Bookwomyn, February 7, 2012 (view all comments by Bookwomyn)
What an enjoyable read! As a woman 'of a certain age' who did her share of dating after being widowed, many of the situations in this book strike a chord. Edward is such a likable character and the women in his life know it. I started this book on a lazy morning and didn't stop reading til I finished. It's a lovely companion for a rainy day - or a plane ride - or bedtime read.
Denise Morland, January 25, 2012 (view all comments by Denise Morland)
In this quiet little book about love and loss Hilma Wolitzer has the winning formula for a novel worked out. Make your readers fall in love with the main character, make them adore him and you can't go wrong. By the time Edward Schuyler is done telling the reader about his ill-fated romance with Laurel (she left him at the altar) and how Bee (his recently deceased wife) was the love of his life, you want nothing less than happiness for him. He is so gentle, kind, and clueless that you can forgive him his indiscretions.
When Edwards beloved wife, Bee, falls terminally ill she tells him "Look at you. They'll be crawling out of the woodwork." Oblivious, he has no idea what she's talking about until months after her death when the phone begins ringing with lonely women looking for an available man. His stepchildren only escalate things when they place a personal ad for him in the New York Times Book Review. Soon women are, indeed, crawling out of the woodwork and Edward has no idea what to do with them.
As you would expect, An Available Man is by turns funny, heartbreaking, and live affirming. Highly recommended for anyone looking for a feel-good, uplifting read.
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"Publishers Weekly Review"
by Publishers Weekly,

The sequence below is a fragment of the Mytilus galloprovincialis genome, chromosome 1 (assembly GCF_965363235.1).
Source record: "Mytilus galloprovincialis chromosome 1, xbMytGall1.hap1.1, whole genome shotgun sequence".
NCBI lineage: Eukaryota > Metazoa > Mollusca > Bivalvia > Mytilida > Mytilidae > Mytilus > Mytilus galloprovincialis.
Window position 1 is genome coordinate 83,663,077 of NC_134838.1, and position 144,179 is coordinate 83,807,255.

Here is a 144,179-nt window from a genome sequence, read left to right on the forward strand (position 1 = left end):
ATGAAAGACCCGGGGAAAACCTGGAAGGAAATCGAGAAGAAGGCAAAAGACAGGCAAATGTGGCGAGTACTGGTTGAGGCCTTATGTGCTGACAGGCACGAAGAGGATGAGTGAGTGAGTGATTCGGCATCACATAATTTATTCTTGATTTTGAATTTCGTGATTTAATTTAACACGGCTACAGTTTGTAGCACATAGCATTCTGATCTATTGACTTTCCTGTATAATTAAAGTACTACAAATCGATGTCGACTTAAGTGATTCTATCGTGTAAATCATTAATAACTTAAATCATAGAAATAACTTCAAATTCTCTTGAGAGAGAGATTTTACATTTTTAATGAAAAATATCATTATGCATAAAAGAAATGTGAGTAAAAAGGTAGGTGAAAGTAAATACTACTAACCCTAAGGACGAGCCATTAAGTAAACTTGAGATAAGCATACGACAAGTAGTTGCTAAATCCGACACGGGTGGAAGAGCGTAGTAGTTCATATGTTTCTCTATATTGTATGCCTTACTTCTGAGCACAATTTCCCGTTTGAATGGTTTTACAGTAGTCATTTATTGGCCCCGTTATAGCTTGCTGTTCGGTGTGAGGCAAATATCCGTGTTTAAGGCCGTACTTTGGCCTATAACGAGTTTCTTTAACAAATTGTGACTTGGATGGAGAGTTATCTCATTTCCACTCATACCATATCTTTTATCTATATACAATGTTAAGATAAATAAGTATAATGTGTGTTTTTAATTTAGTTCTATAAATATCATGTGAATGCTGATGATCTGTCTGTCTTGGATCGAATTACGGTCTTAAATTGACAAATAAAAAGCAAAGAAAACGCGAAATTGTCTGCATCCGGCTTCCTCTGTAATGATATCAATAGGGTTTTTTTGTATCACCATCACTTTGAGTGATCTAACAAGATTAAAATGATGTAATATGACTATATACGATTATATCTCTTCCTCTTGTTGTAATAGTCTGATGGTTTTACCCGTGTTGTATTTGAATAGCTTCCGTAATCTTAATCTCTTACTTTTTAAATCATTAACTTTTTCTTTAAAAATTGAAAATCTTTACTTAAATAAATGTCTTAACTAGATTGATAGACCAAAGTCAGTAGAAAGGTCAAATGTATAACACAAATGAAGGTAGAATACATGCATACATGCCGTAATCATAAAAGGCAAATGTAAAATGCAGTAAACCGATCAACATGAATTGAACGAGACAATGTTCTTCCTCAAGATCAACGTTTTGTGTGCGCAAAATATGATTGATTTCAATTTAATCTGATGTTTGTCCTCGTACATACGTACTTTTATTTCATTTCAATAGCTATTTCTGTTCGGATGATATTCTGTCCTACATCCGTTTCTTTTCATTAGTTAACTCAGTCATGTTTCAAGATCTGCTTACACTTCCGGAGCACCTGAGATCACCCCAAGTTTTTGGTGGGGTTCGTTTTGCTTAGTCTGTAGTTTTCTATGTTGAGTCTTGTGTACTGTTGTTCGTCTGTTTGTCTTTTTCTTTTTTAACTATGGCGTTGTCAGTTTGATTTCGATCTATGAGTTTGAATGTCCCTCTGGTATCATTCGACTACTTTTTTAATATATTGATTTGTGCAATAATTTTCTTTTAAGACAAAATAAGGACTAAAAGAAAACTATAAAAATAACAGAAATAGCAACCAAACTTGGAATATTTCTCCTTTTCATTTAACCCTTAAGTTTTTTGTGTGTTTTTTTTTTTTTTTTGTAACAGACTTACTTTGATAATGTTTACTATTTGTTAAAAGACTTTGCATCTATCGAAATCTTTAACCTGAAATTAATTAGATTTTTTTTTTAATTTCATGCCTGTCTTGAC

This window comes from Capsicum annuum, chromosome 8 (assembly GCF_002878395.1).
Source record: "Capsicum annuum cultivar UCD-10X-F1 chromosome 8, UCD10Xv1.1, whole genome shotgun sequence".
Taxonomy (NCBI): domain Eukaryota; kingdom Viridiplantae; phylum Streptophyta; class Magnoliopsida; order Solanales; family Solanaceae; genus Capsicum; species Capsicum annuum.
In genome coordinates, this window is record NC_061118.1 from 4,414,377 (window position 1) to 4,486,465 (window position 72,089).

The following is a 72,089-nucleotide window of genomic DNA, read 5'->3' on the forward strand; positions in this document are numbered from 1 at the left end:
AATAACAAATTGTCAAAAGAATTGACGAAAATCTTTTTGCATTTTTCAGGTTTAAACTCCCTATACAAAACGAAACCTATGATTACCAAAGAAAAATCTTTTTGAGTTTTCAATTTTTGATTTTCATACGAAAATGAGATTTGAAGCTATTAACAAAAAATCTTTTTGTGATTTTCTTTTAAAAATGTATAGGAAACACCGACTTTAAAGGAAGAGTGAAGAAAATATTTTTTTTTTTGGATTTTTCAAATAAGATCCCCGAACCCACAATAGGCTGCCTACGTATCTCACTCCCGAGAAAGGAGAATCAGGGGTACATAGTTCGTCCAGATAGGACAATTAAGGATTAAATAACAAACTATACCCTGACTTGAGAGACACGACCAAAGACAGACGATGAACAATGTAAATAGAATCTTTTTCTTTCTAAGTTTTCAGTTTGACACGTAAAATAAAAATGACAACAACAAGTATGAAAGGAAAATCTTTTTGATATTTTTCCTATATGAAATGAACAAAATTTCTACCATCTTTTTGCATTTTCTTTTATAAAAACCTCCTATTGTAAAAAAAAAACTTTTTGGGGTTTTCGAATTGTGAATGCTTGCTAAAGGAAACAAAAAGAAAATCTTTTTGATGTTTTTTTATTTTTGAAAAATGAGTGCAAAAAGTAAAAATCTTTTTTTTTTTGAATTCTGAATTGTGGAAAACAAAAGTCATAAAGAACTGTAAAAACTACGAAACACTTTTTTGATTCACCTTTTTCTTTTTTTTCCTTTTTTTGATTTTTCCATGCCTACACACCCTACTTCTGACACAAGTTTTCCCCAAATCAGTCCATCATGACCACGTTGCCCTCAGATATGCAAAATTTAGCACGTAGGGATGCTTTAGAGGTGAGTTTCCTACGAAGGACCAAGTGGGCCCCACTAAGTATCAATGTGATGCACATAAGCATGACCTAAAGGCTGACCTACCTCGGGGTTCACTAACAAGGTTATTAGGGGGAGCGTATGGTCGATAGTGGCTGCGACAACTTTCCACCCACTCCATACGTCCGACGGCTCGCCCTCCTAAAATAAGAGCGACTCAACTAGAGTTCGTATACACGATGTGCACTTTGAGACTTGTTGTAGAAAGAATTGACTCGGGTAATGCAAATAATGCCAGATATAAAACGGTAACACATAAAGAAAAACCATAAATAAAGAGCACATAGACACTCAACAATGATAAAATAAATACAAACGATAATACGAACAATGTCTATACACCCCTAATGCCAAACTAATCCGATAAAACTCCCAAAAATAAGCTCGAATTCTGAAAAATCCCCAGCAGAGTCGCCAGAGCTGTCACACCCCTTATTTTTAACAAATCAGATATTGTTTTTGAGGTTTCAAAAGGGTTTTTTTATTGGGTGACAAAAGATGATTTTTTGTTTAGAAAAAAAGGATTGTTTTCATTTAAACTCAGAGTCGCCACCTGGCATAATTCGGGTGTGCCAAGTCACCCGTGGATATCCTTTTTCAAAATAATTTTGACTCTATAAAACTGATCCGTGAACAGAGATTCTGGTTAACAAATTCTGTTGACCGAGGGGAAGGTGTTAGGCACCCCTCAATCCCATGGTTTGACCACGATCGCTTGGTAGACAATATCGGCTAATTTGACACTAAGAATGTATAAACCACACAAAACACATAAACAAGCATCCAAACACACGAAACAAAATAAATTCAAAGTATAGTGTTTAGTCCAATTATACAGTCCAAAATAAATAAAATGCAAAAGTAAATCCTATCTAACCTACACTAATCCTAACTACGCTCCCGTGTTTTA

"Wolitzer (Summer Reading) looks at life after death; the life, that is, of a youngish widower after the death of his much loved wife. Families are Wolitzer's turf, and she's an observant and often humorous chronicler of domesticity and the stuff that comes with it: illness, loss, boredom, crankiness, and, on good days, love. Her main character, science teacher Edward Schuyler, is likable and believable, both in his grief and his confusion when interested women start coming out of the woodwork. When one turns out to be from his past, things take a slightly melodramatic turn, and though never escalating to a level of serious danger, the threat is there. Or perhaps the threat of a threat; it feels as if Wolitzer wants to heighten and defuse at the same time. Of course 'domestic' doesn't mean safe, and we're supposed to share in Edward's unease and in his hope that all will be well, but the effect is more irritating than suspenseful. When tension is packed off in a few pages in favor of a happy ending for all, it's both a relief — we've gotten fond of Edward and want the best for him — and a disappointment, because of how contrived it feels." Publishers Weekly Copyright PWxyz, LLC. All rights reserved.
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